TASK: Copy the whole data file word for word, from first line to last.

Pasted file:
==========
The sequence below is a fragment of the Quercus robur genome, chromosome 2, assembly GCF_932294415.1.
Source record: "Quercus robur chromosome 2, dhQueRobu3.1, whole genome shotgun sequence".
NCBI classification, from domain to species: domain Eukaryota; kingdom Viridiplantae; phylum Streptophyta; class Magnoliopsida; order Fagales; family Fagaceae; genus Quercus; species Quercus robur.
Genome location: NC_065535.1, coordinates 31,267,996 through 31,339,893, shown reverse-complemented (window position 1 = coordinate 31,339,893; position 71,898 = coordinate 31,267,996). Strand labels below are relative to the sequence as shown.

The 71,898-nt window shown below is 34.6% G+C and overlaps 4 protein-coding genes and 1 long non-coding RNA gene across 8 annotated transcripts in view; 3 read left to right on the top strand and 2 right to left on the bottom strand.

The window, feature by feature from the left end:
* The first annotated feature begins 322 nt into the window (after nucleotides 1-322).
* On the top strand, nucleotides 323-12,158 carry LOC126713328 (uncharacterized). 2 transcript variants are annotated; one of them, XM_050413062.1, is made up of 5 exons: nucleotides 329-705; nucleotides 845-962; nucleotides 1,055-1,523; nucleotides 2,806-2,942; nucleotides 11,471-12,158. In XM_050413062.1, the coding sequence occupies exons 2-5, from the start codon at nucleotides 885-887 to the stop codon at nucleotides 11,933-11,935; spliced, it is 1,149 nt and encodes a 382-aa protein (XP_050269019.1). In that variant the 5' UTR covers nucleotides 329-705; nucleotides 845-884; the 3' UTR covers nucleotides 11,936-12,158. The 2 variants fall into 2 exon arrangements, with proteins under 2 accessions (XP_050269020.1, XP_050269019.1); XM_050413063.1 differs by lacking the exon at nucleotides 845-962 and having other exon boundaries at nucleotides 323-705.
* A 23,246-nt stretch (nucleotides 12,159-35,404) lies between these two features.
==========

The sequence below is a fragment of the Quercus robur genome, chromosome 2, assembly GCF_932294415.1.
Source record: "Quercus robur chromosome 2, dhQueRobu3.1, whole genome shotgun sequence".
NCBI classification, from domain to species: domain Eukaryota; kingdom Viridiplantae; phylum Streptophyta; class Magnoliopsida; order Fagales; family Fagaceae; genus Quercus; species Quercus robur.
Genome location: NC_065535.1, coordinates 31,267,996 through 31,339,893, shown reverse-complemented (window position 1 = coordinate 31,339,893; position 71,898 = coordinate 31,267,996). Strand labels below are relative to the sequence as shown.

The 71,898-nt window shown below is 34.6% G+C and overlaps 4 protein-coding genes and 1 long non-coding RNA gene across 8 annotated transcripts in view; 3 read left to right on the top strand and 2 right to left on the bottom strand.

The window, feature by feature from the left end:
* The first annotated feature begins 322 nt into the window (after nucleotides 1-322).
* On the top strand, nucleotides 323-12,158 carry LOC126713328 (uncharacterized). 2 transcript variants are annotated; one of them, XM_050413062.1, is made up of 5 exons: nucleotides 329-705; nucleotides 845-962; nucleotides 1,055-1,523; nucleotides 2,806-2,942; nucleotides 11,471-12,158. In XM_050413062.1, the coding sequence occupies exons 2-5, from the start codon at nucleotides 885-887 to the stop codon at nucleotides 11,933-11,935; spliced, it is 1,149 nt and encodes a 382-aa protein (XP_050269019.1). In that variant the 5' UTR covers nucleotides 329-705; nucleotides 845-884; the 3' UTR covers nucleotides 11,936-12,158. The 2 variants fall into 2 exon arrangements, with proteins under 2 accessions (XP_050269020.1, XP_050269019.1); XM_050413063.1 differs by lacking the exon at nucleotides 845-962 and having other exon boundaries at nucleotides 323-705.
* A 23,246-nt stretch (nucleotides 12,159-35,404) lies between these two features.